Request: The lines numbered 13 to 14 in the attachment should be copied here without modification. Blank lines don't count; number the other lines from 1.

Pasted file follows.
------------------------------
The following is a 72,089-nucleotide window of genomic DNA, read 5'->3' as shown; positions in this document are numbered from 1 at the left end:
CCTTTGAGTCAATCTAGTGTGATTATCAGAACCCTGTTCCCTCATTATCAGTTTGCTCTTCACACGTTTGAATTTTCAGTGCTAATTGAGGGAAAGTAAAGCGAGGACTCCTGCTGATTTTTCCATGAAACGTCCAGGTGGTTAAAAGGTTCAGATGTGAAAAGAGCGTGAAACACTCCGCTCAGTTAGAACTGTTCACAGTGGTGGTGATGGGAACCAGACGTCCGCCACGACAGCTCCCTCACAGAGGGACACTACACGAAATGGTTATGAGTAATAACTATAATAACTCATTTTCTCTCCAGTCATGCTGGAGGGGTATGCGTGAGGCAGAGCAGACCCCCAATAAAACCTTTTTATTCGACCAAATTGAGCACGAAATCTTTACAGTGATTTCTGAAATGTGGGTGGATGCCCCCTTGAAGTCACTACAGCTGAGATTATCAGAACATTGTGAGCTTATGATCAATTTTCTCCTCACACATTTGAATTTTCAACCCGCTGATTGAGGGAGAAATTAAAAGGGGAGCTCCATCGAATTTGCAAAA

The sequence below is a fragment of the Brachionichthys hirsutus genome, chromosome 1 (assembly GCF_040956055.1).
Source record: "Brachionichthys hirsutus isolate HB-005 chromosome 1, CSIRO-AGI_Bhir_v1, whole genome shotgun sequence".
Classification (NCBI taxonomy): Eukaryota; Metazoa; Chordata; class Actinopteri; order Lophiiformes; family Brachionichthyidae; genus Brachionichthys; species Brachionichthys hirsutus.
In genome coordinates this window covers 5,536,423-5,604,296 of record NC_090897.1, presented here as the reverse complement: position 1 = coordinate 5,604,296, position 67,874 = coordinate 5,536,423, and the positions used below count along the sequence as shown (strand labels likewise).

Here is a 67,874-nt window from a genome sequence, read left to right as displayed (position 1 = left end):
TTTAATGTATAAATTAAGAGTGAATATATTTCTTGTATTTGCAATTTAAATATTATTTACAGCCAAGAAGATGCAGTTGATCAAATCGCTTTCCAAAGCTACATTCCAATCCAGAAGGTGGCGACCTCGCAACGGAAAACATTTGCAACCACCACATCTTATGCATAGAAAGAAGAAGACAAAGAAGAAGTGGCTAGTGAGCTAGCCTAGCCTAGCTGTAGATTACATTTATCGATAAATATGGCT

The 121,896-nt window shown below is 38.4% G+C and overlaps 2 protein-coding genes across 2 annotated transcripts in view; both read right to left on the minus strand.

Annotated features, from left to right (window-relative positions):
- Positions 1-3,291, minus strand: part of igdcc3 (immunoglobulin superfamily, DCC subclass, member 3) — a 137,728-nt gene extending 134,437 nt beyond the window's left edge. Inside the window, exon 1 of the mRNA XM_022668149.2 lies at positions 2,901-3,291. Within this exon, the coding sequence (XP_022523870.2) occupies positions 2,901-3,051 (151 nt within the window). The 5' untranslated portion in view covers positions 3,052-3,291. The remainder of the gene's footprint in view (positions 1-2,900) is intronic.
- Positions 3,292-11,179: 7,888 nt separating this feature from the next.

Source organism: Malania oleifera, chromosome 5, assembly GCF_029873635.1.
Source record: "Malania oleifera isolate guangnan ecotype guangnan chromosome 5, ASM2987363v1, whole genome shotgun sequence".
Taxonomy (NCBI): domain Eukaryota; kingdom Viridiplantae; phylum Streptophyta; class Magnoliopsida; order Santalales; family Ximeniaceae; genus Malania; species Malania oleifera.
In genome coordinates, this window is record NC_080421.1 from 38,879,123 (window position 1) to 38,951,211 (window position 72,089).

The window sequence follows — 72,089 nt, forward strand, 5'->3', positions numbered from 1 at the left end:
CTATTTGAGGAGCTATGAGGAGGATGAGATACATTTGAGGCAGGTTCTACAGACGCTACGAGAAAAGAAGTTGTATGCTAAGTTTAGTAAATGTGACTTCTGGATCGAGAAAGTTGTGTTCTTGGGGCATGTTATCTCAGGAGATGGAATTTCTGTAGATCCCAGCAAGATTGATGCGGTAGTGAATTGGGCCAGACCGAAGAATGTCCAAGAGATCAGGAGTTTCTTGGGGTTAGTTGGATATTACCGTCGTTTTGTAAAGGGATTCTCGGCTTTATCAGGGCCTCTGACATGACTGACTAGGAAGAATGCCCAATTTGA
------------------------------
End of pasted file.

Source organism: Malania oleifera, chromosome 5, assembly GCF_029873635.1.
Source record: "Malania oleifera isolate guangnan ecotype guangnan chromosome 5, ASM2987363v1, whole genome shotgun sequence".